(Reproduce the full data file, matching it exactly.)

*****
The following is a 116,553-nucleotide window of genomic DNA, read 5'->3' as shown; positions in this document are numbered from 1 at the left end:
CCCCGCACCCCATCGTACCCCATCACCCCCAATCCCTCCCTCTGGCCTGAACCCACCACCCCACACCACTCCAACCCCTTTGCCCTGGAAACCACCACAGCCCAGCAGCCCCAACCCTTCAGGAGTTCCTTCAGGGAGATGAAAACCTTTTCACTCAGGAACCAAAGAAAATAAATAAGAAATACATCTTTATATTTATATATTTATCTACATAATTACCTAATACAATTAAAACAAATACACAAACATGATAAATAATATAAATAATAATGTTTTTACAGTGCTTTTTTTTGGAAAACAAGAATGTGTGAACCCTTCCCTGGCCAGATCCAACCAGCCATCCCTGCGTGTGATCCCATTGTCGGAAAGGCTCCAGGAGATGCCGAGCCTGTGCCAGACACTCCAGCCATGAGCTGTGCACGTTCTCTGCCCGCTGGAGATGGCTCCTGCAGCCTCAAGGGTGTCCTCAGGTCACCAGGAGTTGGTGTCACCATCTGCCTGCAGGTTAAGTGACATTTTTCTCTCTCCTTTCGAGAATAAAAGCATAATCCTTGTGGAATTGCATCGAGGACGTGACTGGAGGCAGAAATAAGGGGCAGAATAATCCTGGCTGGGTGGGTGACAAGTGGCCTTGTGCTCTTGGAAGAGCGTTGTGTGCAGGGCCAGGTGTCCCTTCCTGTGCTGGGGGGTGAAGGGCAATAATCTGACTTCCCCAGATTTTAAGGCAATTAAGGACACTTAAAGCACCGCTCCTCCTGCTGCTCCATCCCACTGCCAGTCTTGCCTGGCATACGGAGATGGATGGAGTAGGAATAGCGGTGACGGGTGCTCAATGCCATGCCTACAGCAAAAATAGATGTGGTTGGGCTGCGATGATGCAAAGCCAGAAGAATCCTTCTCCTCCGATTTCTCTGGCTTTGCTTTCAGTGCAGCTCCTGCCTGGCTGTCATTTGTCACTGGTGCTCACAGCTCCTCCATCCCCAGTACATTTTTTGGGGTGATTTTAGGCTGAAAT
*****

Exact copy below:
The following is a 116,553-nucleotide window of genomic DNA, read 5'->3' as shown; positions in this document are numbered from 1 at the left end:
CCCCGCACCCCATCGTACCCCATCACCCCCAATCCCTCCCTCTGGCCTGAACCCACCACCCCACACCACTCCAACCCCTTTGCCCTGGAAACCACCACAGCCCAGCAGCCCCAACCCTTCAGGAGTTCCTTCAGGGAGATGAAAACCTTTTCACTCAGGAACCAAAGAAAATAAATAAGAAATACATCTTTATATTTATATATTTATCTACATAATTACCTAATACAATTAAAACAAATACACAAACATGATAAATAATATAAATAATAATGTTTTTACAGTGCTTTTTTTTGGAAAACAAGAATGTGTGAACCCTTCCCTGGCCAGATCCAACCAGCCATCCCTGCGTGTGATCCCATTGTCGGAAAGGCTCCAGGAGATGCCGAGCCTGTGCCAGACACTCCAGCCATGAGCTGTGCACGTTCTCTGCCCGCTGGAGATGGCTCCTGCAGCCTCAAGGGTGTCCTCAGGTCACCAGGAGTTGGTGTCACCATCTGCCTGCAGGTTAAGTGACATTTTTCTCTCTCCTTTCGAGAATAAAAGCATAATCCTTGTGGAATTGCATCGAGGACGTGACTGGAGGCAGAAATAAGGGGCAGAATAATCCTGGCTGGGTGGGTGACAAGTGGCCTTGTGCTCTTGGAAGAGCGTTGTGTGCAGGGCCAGGTGTCCCTTCCTGTGCTGGGGGGTGAAGGGCAATAATCTGACTTCCCCAGATTTTAAGGCAATTAAGGACACTTAAAGCACCGCTCCTCCTGCTGCTCCATCCCACTGCCAGTCTTGCCTGGCATACGGAGATGGATGGAGTAGGAATAGCGGTGACGGGTGCTCAATGCCATGCCTACAGCAAAAATAGATGTGGTTGGGCTGCGATGATGCAAAGCCAGAAGAATCCTTCTCCTCCGATTTCTCTGGCTTTGCTTTCAGTGCAGCTCCTGCCTGGCTGTCATTTGTCACTGGTGCTCACAGCTCCTCCATCCCCAGTACATTTTTTGGGGTGATTTTAGGCTGAAAT